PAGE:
19. H.C.E. Zacharias, Renascent India from Rammohan Roy to Mohandas Gandhi (1772–1930), Read Books, Vancouver, p. 121.
  20. V.P. Varma, ‘Political Philosophy of Lokamanya Tilak’, op. cit. p. 16.
  21. R.P. Dutt., India Today, People’s Publishing House, New Delhi, 1949, p. 383.
  22. S.V. Bapat(ed.), The Reminiscences and the Anecdotes of Lokmanya Tilak, Vol. II, Poona, p. 576.
  23. Ibid., Vol. III, pp. 36–37.
  24. Cited in V.P. Varma, ‘Political Philosophy of Lokamanya Tilak’, op. cit. p. 17.
  25. S.V. Bapat(ed.), p. 218.
  26. Cited in V.P. Varma, ‘Political Philosophy of Lokamanya Tilak’, op. cit. p. 17.
  27. M.N. Roy, op. cit., p. 165.
  28. Cited in V.P. Varma, ‘Political Philosophy of Lokamanya Tilak’, op. cit. p. 17.
  29. Welby Commission (Chairman, Lord Welby) Report, 1900, pp. 181–82.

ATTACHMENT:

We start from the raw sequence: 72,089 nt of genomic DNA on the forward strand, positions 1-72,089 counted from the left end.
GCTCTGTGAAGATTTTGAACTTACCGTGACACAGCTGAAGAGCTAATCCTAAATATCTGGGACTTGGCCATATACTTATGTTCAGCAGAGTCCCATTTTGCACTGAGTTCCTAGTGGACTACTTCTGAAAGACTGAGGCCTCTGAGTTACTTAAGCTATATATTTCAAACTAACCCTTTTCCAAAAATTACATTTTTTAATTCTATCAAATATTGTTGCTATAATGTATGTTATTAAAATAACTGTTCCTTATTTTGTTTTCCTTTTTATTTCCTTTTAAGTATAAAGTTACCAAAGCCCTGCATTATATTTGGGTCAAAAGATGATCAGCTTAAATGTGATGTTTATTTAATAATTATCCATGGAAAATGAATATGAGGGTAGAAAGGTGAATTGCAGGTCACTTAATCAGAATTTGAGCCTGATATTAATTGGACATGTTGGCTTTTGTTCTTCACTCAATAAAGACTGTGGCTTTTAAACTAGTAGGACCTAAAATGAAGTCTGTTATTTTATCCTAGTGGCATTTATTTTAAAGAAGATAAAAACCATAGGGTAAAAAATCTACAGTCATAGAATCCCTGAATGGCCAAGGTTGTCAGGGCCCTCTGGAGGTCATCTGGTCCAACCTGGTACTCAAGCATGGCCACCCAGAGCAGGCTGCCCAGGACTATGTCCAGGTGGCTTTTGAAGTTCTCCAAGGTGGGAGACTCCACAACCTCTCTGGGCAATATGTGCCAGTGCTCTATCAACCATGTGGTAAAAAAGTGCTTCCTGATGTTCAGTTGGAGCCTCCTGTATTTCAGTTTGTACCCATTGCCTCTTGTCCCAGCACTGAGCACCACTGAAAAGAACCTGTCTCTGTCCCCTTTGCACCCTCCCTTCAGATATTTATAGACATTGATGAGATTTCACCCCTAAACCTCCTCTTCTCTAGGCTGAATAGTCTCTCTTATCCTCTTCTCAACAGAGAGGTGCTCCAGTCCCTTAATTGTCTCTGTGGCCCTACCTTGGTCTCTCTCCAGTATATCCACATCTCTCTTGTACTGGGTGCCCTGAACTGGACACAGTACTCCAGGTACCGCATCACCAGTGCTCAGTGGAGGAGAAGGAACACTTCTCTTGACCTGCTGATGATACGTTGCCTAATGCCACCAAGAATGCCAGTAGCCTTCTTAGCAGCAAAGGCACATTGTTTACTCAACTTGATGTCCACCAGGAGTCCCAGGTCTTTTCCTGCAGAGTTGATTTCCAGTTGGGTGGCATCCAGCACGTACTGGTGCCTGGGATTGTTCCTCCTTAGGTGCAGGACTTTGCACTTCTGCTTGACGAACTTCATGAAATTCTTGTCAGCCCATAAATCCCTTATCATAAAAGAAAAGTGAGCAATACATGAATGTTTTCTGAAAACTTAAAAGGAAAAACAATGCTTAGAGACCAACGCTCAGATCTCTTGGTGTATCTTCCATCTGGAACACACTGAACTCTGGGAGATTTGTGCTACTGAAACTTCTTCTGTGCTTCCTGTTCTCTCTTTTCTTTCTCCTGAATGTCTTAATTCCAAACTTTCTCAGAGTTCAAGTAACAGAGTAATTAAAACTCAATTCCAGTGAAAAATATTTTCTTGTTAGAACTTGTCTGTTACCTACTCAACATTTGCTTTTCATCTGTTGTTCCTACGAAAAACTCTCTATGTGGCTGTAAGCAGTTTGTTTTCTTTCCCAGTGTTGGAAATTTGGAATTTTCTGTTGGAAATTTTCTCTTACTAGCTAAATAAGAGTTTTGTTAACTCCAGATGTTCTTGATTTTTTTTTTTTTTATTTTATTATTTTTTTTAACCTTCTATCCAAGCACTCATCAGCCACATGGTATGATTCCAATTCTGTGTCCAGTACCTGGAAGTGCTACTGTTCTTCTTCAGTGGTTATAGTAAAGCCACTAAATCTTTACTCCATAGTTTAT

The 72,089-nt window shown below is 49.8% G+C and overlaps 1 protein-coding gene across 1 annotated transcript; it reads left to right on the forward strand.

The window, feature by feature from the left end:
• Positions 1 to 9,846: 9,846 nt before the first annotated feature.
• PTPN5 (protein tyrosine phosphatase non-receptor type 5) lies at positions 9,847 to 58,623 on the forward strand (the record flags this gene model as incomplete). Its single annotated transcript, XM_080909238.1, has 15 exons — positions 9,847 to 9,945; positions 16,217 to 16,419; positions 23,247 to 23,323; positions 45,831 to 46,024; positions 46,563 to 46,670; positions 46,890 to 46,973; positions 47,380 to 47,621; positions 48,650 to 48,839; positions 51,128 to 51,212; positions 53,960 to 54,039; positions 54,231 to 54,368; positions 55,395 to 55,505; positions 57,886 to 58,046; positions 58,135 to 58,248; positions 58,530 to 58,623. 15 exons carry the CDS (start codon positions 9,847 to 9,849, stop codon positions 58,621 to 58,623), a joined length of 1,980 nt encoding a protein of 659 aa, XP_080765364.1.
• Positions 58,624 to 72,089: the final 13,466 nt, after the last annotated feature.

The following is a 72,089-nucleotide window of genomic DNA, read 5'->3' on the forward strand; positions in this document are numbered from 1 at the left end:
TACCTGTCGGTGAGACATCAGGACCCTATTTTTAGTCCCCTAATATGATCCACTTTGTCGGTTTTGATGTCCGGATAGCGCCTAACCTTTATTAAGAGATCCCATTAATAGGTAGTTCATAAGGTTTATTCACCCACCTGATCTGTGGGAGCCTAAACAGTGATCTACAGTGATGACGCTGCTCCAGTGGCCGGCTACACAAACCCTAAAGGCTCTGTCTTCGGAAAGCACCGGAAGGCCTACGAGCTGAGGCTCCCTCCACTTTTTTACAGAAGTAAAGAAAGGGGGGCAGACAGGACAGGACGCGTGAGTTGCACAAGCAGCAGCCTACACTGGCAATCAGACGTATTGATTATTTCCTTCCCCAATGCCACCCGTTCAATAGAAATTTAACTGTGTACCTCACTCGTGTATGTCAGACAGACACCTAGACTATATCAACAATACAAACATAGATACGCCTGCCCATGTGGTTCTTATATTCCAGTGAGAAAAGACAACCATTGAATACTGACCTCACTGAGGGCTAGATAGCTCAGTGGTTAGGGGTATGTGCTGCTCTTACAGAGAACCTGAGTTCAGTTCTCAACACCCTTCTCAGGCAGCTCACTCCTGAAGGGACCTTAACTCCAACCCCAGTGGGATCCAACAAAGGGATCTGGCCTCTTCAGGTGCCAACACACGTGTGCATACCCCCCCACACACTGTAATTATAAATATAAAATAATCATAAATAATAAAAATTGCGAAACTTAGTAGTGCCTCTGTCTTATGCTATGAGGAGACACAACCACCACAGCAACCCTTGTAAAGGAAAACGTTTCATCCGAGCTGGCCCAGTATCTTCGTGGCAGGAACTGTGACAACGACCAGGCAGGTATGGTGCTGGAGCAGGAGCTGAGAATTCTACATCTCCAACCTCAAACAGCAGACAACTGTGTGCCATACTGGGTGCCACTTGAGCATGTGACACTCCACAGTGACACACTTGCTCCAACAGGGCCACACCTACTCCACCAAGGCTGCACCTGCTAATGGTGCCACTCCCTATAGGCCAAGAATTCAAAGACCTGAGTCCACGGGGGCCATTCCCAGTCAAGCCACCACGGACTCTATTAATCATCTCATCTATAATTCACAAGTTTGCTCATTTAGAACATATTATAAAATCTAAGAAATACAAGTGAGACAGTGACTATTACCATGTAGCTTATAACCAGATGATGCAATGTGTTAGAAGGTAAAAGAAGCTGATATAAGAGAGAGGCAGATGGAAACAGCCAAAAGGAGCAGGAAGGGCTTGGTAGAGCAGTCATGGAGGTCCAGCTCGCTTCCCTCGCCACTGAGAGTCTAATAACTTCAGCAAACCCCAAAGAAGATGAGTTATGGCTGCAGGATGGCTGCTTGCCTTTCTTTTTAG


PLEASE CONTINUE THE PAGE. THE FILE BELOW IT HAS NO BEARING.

30. V.P. Varma, ‘Political Philosophy of Lokamanya Tilak’, op. cit. p. 17.
  31. B.G. Tilak, Speeches and Writings of Tilak, op. cit., p. 278.
  32. V.P. Varma, ‘Political Philosophy of Lokamanya Tilak’, op. cit. pp. 17–18.
  33. B.C. Pal., The Spirit of Indian Nationalism, London, Chap. ‘Tilak’; also cited in V.P. Varma, ‘Political Philosophy of Lokamanya Tilak’, op. cit. p. 18.
  34. T.L. Shay, Legacy of Lokmanya, Oxford University Press, Bombay, 1966, p. 215.
  35. Cited in V.P. Varma, ‘Political Philosophy of Lokamanya Tilak’, op. cit. p. 16.
  36. B.G. Tilak, writings from Kesari (in Marathi) Vol. III, p. 177.
  37. Ibid., p. 174.